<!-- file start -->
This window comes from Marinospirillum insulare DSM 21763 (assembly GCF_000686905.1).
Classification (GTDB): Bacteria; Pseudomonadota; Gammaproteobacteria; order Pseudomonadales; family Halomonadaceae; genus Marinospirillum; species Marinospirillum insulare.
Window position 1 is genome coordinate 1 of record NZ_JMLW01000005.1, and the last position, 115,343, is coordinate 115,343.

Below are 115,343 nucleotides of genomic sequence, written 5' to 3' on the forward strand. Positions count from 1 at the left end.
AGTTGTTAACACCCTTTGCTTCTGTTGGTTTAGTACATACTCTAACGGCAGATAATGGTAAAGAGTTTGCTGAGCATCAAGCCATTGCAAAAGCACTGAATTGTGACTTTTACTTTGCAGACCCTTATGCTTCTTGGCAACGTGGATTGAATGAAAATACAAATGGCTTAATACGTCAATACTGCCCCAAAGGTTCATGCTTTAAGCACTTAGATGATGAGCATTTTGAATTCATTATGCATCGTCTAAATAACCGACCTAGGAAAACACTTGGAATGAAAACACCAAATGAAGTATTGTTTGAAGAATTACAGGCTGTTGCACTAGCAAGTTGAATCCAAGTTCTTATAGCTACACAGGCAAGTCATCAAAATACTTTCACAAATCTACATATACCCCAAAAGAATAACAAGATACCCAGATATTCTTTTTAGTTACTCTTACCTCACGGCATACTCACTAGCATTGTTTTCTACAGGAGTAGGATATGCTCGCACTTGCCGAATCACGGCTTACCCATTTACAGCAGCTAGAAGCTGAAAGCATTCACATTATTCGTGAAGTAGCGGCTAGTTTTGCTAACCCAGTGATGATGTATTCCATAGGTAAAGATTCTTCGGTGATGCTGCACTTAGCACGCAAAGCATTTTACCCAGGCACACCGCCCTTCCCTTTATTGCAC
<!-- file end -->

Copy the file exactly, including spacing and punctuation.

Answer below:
This window comes from Marinospirillum insulare DSM 21763 (assembly GCF_000686905.1).
Classification (GTDB): Bacteria; Pseudomonadota; Gammaproteobacteria; order Pseudomonadales; family Halomonadaceae; genus Marinospirillum; species Marinospirillum insulare.
Window position 1 is genome coordinate 1 of record NZ_JMLW01000005.1, and the last position, 115,343, is coordinate 115,343.

Below are 115,343 nucleotides of genomic sequence, written 5' to 3' on the forward strand. Positions count from 1 at the left end.
AGTTGTTAACACCCTTTGCTTCTGTTGGTTTAGTACATACTCTAACGGCAGATAATGGTAAAGAGTTTGCTGAGCATCAAGCCATTGCAAAAGCACTGAATTGTGACTTTTACTTTGCAGACCCTTATGCTTCTTGGCAACGTGGATTGAATGAAAATACAAATGGCTTAATACGTCAATACTGCCCCAAAGGTTCATGCTTTAAGCACTTAGATGATGAGCATTTTGAATTCATTATGCATCGTCTAAATAACCGACCTAGGAAAACACTTGGAATGAAAACACCAAATGAAGTATTGTTTGAAGAATTACAGGCTGTTGCACTAGCAAGTTGAATCCAAGTTCTTATAGCTACACAGGCAAGTCATCAAAATACTTTCACAAATCTACATATACCCCAAAAGAATAACAAGATACCCAGATATTCTTTTTAGTTACTCTTACCTCACGGCATACTCACTAGCATTGTTTTCTACAGGAGTAGGATATGCTCGCACTTGCCGAATCACGGCTTACCCATTTACAGCAGCTAGAAGCTGAAAGCATTCACATTATTCGTGAAGTAGCGGCTAGTTTTGCTAACCCAGTGATGATGTATTCCATAGGTAAAGATTCTTCGGTGATGCTGCACTTAGCACGCAAAGCATTTTACCCAGGCACACCGCCCTTCCCTTTATTGCAC